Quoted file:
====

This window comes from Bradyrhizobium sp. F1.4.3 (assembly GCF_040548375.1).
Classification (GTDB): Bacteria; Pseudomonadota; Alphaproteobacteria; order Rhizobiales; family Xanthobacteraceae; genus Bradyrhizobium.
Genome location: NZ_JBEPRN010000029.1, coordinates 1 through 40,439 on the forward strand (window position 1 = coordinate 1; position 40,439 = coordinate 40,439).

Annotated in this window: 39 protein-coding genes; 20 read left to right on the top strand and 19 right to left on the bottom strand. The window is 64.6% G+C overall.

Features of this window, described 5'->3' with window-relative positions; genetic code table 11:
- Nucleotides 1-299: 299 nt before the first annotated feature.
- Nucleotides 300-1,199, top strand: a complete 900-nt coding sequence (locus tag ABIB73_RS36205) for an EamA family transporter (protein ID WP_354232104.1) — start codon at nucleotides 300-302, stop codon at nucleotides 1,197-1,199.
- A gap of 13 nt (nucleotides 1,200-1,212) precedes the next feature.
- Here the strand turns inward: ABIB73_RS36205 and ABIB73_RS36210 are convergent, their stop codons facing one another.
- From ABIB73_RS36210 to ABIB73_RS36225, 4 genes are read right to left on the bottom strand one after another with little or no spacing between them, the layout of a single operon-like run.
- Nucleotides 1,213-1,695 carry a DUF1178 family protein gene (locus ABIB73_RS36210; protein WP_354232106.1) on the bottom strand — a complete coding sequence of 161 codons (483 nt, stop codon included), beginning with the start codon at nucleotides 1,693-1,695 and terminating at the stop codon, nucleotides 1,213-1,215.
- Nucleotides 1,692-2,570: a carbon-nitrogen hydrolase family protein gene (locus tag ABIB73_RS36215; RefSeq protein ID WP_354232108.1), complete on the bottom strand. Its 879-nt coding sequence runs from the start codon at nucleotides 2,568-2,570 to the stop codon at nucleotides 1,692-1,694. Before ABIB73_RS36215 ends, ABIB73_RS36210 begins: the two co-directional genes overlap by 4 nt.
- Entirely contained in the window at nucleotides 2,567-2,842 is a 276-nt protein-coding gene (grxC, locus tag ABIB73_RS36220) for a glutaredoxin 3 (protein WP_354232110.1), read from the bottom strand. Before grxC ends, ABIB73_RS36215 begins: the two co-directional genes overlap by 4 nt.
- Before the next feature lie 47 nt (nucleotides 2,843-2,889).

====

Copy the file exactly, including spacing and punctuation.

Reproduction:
This window comes from Bradyrhizobium sp. F1.4.3 (assembly GCF_040548375.1).
Classification (GTDB): Bacteria; Pseudomonadota; Alphaproteobacteria; order Rhizobiales; family Xanthobacteraceae; genus Bradyrhizobium.
Genome location: NZ_JBEPRN010000029.1, coordinates 1 through 40,439 on the forward strand (window position 1 = coordinate 1; position 40,439 = coordinate 40,439).

Annotated in this window: 39 protein-coding genes; 20 read left to right on the top strand and 19 right to left on the bottom strand. The window is 64.6% G+C overall.

Features of this window, described 5'->3' with window-relative positions; genetic code table 11:
- Nucleotides 1-299: 299 nt before the first annotated feature.
- Nucleotides 300-1,199, top strand: a complete 900-nt coding sequence (locus tag ABIB73_RS36205) for an EamA family transporter (protein ID WP_354232104.1) — start codon at nucleotides 300-302, stop codon at nucleotides 1,197-1,199.
- A gap of 13 nt (nucleotides 1,200-1,212) precedes the next feature.
- Here the strand turns inward: ABIB73_RS36205 and ABIB73_RS36210 are convergent, their stop codons facing one another.
- From ABIB73_RS36210 to ABIB73_RS36225, 4 genes are read right to left on the bottom strand one after another with little or no spacing between them, the layout of a single operon-like run.
- Nucleotides 1,213-1,695 carry a DUF1178 family protein gene (locus ABIB73_RS36210; protein WP_354232106.1) on the bottom strand — a complete coding sequence of 161 codons (483 nt, stop codon included), beginning with the start codon at nucleotides 1,693-1,695 and terminating at the stop codon, nucleotides 1,213-1,215.
- Nucleotides 1,692-2,570: a carbon-nitrogen hydrolase family protein gene (locus tag ABIB73_RS36215; RefSeq protein ID WP_354232108.1), complete on the bottom strand. Its 879-nt coding sequence runs from the start codon at nucleotides 2,568-2,570 to the stop codon at nucleotides 1,692-1,694. Before ABIB73_RS36215 ends, ABIB73_RS36210 begins: the two co-directional genes overlap by 4 nt.
- Entirely contained in the window at nucleotides 2,567-2,842 is a 276-nt protein-coding gene (grxC, locus tag ABIB73_RS36220) for a glutaredoxin 3 (protein WP_354232110.1), read from the bottom strand. Before grxC ends, ABIB73_RS36215 begins: the two co-directional genes overlap by 4 nt.
- Before the next feature lie 47 nt (nucleotides 2,843-2,889).